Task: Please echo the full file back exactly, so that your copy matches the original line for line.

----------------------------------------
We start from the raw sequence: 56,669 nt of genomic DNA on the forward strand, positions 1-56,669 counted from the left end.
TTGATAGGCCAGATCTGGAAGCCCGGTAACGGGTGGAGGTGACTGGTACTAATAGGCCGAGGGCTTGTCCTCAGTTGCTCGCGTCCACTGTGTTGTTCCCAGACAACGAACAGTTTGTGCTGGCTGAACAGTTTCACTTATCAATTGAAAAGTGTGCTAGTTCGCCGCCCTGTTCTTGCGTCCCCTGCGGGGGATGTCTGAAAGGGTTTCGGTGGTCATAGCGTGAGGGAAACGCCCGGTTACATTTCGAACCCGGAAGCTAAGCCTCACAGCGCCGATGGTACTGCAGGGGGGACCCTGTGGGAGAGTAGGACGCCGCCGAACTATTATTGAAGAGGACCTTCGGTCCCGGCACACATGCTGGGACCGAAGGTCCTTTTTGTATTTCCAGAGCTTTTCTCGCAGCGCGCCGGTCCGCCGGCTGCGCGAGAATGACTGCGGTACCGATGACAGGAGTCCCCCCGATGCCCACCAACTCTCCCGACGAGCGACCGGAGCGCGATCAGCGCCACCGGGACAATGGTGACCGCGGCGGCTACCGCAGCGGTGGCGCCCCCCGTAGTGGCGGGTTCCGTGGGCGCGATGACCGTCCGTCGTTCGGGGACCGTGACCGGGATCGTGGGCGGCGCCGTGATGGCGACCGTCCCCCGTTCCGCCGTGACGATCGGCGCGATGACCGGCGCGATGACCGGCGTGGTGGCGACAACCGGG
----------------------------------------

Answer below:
We start from the raw sequence: 56,669 nt of genomic DNA on the forward strand, positions 1-56,669 counted from the left end.
TTGATAGGCCAGATCTGGAAGCCCGGTAACGGGTGGAGGTGACTGGTACTAATAGGCCGAGGGCTTGTCCTCAGTTGCTCGCGTCCACTGTGTTGTTCCCAGACAACGAACAGTTTGTGCTGGCTGAACAGTTTCACTTATCAATTGAAAAGTGTGCTAGTTCGCCGCCCTGTTCTTGCGTCCCCTGCGGGGGATGTCTGAAAGGGTTTCGGTGGTCATAGCGTGAGGGAAACGCCCGGTTACATTTCGAACCCGGAAGCTAAGCCTCACAGCGCCGATGGTACTGCAGGGGGGACCCTGTGGGAGAGTAGGACGCCGCCGAACTATTATTGAAGAGGACCTTCGGTCCCGGCACACATGCTGGGACCGAAGGTCCTTTTTGTATTTCCAGAGCTTTTCTCGCAGCGCGCCGGTCCGCCGGCTGCGCGAGAATGACTGCGGTACCGATGACAGGAGTCCCCCCGATGCCCACCAACTCTCCCGACGAGCGACCGGAGCGCGATCAGCGCCACCGGGACAATGGTGACCGCGGCGGCTACCGCAGCGGTGGCGCCCCCCGTAGTGGCGGGTTCCGTGGGCGCGATGACCGTCCGTCGTTCGGGGACCGTGACCGGGATCGTGGGCGGCGCCGTGATGGCGACCGTCCCCCGTTCCGCCGTGACGATCGGCGCGATGACCGGCGCGATGACCGGCGTGGTGGCGACAACCGGG